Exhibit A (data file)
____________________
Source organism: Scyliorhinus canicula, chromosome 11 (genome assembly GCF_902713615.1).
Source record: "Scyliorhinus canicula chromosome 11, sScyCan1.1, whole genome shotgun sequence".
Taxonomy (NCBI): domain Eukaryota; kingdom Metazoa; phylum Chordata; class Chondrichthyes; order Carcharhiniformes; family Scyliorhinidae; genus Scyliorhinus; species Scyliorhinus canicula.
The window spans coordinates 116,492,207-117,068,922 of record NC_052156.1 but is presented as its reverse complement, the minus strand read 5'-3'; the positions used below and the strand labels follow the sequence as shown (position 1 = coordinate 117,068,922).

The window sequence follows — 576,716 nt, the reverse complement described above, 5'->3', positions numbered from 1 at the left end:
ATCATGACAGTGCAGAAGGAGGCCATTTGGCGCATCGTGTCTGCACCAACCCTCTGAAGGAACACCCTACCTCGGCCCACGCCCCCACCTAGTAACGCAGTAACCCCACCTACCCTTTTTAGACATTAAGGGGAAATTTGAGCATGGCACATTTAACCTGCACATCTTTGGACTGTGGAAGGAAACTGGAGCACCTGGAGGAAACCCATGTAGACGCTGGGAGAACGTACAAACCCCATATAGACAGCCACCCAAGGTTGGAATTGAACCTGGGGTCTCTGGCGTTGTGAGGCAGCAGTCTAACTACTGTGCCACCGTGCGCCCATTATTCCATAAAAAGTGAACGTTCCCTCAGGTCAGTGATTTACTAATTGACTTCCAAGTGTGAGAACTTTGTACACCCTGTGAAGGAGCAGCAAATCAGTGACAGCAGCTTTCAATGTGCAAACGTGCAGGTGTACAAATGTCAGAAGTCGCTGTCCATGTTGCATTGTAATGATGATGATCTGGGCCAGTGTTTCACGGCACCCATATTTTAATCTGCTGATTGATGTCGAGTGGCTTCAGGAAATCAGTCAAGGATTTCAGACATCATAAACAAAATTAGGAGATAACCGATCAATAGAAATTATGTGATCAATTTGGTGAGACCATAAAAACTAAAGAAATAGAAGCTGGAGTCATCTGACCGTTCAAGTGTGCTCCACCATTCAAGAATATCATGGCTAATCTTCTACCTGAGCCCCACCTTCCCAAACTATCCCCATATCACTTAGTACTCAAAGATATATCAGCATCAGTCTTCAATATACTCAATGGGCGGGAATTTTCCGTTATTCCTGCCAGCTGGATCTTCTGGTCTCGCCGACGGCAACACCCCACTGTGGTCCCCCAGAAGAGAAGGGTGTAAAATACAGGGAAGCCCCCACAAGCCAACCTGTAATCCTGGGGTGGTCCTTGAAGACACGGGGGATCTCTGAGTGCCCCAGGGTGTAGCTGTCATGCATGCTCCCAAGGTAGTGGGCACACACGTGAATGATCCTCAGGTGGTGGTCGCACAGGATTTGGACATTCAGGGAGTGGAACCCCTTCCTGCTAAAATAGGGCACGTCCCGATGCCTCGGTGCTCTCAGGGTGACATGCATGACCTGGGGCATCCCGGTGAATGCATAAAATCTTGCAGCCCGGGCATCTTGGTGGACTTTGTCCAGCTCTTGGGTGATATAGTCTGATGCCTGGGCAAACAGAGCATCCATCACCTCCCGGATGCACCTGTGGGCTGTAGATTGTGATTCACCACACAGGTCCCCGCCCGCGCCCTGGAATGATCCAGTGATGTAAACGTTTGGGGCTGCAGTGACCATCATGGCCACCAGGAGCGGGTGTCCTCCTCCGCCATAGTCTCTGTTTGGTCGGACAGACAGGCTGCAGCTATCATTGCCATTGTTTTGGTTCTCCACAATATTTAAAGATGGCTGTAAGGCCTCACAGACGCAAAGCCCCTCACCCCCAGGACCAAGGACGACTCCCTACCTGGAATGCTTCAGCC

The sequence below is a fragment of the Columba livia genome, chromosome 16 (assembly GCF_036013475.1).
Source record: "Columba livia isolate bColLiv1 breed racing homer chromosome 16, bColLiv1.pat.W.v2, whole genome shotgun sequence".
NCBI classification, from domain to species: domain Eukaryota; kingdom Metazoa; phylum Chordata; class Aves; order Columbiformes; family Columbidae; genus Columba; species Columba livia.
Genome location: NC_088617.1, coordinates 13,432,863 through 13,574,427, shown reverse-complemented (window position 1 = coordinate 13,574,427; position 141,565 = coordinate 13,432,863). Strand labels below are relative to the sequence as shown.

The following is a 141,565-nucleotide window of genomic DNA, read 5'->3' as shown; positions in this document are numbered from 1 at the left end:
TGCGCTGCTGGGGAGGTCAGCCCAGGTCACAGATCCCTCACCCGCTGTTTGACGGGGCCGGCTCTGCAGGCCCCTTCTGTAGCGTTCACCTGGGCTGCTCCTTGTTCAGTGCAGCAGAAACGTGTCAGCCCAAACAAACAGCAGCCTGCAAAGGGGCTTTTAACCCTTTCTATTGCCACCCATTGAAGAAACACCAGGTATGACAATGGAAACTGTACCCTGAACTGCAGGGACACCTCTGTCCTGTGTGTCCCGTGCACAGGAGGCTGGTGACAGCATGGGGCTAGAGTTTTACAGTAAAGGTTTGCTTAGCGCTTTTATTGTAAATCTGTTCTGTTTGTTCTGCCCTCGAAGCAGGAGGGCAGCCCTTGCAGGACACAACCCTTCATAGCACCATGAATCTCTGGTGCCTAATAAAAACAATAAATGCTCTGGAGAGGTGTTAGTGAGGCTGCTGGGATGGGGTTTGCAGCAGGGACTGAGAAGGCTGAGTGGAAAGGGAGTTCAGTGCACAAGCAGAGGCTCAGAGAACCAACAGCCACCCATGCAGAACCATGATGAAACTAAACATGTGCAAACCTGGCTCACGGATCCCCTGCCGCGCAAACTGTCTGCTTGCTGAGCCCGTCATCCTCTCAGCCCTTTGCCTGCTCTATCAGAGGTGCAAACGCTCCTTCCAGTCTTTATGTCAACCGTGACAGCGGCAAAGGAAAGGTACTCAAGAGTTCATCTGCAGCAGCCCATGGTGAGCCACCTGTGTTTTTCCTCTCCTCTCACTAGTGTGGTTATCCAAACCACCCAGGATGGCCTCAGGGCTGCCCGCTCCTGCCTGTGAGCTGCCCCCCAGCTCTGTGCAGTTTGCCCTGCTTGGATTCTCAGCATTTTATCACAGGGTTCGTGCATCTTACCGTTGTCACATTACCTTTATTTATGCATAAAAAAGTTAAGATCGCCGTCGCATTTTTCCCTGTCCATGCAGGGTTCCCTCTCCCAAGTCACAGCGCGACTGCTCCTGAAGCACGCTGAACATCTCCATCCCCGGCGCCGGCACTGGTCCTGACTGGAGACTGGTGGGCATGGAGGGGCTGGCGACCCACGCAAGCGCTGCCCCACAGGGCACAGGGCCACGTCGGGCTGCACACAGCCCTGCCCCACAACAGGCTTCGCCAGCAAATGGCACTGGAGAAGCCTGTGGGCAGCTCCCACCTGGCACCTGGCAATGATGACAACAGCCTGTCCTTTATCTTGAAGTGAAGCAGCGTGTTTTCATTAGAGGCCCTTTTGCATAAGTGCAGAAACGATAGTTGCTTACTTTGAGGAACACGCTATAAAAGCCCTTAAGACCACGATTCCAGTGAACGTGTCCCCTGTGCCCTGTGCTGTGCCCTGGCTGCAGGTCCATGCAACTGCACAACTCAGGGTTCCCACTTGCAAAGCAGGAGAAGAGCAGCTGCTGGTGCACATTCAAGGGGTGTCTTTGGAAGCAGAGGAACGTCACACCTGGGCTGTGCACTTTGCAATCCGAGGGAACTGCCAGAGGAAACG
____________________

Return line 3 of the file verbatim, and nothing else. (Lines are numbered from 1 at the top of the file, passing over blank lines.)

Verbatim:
Taxonomy (NCBI): domain Eukaryota; kingdom Metazoa; phylum Chordata; class Chondrichthyes; order Carcharhiniformes; family Scyliorhinidae; genus Scyliorhinus; species Scyliorhinus canicula.